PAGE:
What Is Apache Web Server in Linux?


Heather Bennett

The Apache web server is a widely used open-source software that allows you to serve websites over the internet. It is one of the most popular web servers and is known for its reliability, flexibility, and robustness. In this article, we will explore what the Apache web server is and how it works in a Linux environment.

What is a Web Server?

Before we delve into Apache, let’s first understand what a web server is. A web server is a software application that receives HTTP requests from clients (such as web browsers) and delivers the requested web pages or files to those clients. It acts as an intermediary between the client and the website, ensuring that the correct content is delivered quickly and efficiently.

Apache Web Server

The Apache HTTP Server, commonly referred to as Apache, was created by the Apache Software Foundation. It was released in 1995 and has since become one of the most popular web servers on the internet. Apache is open-source software, which means that it can be freely used, modified, and distributed by anyone.

Key Features of Apache:

  • Robust: Apache is known for its stability and reliability. It can handle a large number of concurrent connections without crashing or slowing down.
  • Flexible Configuration: Apache offers extensive configuration options that allow you to customize its behavior according to your specific needs.
  • Modularity: Apache’s architecture is modular, meaning you can add or remove modules to enhance its functionality.

    There are numerous modules available for tasks such as caching, compression, SSL/TLS encryption, and more.

  • Security: Security has always been a priority for Apache. It provides various features and tools to protect your web applications and data from threats.
  • Platform Independent: Apache can run on various operating systems, including Linux, Windows, macOS, and more. It is highly adaptable to different environments.

Installing Apache on Linux

To install Apache on a Linux system, you can use the package manager specific to your distribution. For example, on Ubuntu or Debian-based systems, you can use the following command:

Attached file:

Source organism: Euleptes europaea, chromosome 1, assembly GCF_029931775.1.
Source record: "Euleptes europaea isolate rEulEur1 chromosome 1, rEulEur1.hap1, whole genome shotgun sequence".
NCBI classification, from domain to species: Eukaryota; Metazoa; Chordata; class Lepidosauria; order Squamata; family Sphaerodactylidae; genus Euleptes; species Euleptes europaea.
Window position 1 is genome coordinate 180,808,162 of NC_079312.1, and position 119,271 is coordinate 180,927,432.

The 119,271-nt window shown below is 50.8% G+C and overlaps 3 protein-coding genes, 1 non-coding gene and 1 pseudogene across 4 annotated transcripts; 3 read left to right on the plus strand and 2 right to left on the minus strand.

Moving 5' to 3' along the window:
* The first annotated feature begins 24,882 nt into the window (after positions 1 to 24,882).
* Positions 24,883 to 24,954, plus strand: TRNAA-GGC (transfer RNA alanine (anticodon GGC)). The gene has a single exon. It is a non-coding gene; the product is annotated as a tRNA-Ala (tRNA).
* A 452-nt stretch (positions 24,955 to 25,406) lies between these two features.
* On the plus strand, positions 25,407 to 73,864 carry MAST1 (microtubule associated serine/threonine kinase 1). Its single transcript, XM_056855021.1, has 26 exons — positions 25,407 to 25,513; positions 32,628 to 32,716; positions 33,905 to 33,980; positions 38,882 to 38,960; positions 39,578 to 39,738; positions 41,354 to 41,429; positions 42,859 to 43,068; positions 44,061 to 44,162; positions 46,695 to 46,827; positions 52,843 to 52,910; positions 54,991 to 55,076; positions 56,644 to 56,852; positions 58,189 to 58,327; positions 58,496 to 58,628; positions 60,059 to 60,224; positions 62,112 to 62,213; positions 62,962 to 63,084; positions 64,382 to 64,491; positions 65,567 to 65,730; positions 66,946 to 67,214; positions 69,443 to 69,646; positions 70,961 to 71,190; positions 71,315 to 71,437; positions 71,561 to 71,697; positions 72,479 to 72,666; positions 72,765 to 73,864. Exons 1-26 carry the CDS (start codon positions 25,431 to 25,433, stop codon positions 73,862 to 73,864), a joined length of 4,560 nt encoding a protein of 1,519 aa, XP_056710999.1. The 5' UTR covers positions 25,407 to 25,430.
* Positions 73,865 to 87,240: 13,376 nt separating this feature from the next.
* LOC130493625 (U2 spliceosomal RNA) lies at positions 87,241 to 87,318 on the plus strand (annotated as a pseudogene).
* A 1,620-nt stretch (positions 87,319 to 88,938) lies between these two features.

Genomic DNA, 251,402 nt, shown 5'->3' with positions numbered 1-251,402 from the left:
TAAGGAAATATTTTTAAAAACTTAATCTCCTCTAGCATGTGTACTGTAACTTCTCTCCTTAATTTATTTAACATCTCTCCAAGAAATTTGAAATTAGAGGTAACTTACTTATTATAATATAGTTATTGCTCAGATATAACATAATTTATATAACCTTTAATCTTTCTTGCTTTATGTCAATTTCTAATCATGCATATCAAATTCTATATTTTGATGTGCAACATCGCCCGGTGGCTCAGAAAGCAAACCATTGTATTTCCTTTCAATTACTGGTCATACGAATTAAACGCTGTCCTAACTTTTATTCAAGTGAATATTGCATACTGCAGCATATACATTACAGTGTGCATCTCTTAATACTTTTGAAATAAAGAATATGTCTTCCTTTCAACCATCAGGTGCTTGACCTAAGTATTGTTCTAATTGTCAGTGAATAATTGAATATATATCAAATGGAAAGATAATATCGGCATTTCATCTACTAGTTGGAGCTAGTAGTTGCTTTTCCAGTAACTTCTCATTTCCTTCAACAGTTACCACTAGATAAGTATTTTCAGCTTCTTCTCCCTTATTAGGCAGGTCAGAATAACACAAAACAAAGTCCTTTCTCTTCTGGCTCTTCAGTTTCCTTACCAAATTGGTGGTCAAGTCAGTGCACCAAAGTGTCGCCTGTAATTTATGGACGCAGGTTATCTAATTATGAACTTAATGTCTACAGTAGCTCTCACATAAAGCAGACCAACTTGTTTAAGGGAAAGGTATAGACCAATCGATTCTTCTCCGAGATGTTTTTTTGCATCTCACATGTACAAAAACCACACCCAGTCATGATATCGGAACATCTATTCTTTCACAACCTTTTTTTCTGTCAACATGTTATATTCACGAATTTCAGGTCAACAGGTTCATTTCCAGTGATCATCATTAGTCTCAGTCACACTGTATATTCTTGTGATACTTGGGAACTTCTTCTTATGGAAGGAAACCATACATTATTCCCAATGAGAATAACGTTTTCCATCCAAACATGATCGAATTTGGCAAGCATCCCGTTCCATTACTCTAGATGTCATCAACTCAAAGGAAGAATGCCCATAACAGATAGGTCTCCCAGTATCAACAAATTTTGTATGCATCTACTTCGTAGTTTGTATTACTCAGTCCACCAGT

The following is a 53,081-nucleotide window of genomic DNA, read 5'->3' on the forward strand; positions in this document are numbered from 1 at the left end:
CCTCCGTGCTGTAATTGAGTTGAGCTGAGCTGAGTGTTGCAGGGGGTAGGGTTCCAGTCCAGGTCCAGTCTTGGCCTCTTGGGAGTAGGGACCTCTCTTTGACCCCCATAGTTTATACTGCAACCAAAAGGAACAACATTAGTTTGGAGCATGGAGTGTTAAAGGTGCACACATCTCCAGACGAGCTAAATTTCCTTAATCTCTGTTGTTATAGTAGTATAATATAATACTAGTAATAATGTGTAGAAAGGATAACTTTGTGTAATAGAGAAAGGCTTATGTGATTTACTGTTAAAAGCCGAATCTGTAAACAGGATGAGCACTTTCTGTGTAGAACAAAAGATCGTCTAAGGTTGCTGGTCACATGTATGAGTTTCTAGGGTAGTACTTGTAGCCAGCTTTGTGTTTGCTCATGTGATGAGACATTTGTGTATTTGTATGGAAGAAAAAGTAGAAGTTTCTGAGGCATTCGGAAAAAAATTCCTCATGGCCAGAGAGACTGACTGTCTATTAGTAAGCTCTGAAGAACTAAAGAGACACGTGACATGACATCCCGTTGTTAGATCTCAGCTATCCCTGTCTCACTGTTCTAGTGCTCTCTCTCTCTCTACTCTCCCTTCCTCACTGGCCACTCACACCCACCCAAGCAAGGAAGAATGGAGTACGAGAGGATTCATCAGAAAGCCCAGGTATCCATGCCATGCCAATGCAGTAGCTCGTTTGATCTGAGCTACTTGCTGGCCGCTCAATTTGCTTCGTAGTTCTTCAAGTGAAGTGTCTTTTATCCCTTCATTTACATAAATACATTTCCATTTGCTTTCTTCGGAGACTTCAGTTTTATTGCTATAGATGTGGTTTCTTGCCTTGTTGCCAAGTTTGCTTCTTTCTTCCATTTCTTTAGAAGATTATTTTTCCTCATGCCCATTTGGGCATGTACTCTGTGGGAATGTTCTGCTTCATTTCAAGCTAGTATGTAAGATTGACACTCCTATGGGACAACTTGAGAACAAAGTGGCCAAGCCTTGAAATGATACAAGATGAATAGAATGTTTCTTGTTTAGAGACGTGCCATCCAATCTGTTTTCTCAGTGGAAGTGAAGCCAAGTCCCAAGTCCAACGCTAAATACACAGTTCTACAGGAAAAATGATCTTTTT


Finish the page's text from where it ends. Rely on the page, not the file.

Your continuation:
sudo apt-get install apache2

This command will install the Apache web server along with its dependencies. Once the installation is complete, you can start and stop the Apache service using the following commands:

sudo systemctl start apache2

sudo systemctl stop apache2

Configuring Apache

The main configuration file for Apache is located at /etc/apache2/apache2.conf. This file contains global settings that apply to the entire server. Additionally, individual websites hosted by Apache have their own configuration files located in /etc/apache2/sites-available/.

You can edit these configuration files using a text editor like nano or vi. Make sure to restart the Apache service after making any changes for them to take effect.

Serving Websites with Apache

To serve a website using Apache, you need to create a virtual host configuration file for that website. This file specifies how incoming requests should be handled and where the website’s files are located.

The virtual host configuration files are typically stored in /etc/apache2/sites-available/. You can create a new file for your website using a command like this:

sudo nano /etc/apache2/sites-available/example.com.conf

Inside this file, you will need to define the server name, document root, and other directives specific to your website. Once you have configured the virtual host, you can enable it using the following command:

sudo a2ensite example.conf

This command creates a symbolic link to your virtual host configuration file in the /etc/apache2/sites-enabled/ directory. Finally, restart Apache for the changes to take effect:

sudo systemctl restart apache2


The Apache web server is a powerful and versatile tool for hosting websites on Linux. Its reliability, flexibility, and extensive feature set make it an excellent choice for both small and large-scale deployments. By understanding how Apache works and becoming familiar with its configuration options, you can effectively harness its capabilities to serve your websites efficiently.

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